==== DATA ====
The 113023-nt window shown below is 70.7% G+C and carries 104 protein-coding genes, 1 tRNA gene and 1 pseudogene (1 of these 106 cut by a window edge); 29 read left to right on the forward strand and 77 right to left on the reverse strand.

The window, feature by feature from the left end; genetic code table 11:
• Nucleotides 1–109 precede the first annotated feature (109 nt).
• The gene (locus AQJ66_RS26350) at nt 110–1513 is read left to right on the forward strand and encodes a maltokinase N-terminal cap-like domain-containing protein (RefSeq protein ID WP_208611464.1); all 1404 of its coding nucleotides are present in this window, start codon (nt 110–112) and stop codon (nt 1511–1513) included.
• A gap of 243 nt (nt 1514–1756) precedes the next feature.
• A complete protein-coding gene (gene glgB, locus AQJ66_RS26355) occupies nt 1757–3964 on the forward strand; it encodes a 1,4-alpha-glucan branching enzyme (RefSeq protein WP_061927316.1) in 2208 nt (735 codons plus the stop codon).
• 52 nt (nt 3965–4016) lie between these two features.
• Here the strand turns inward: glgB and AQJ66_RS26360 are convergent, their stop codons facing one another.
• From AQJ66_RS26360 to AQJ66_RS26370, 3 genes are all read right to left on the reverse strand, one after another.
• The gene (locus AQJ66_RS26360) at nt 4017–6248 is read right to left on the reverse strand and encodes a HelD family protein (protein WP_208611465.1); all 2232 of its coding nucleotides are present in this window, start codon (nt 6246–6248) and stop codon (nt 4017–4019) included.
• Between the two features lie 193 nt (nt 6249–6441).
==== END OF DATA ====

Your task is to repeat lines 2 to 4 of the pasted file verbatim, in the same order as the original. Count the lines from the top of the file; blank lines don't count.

The window, feature by feature from the left end; genetic code table 11:
• Nucleotides 1–109 precede the first annotated feature (109 nt).
• The gene (locus AQJ66_RS26350) at nt 110–1513 is read left to right on the forward strand and encodes a maltokinase N-terminal cap-like domain-containing protein (RefSeq protein ID WP_208611464.1); all 1404 of its coding nucleotides are present in this window, start codon (nt 110–112) and stop codon (nt 1511–1513) included.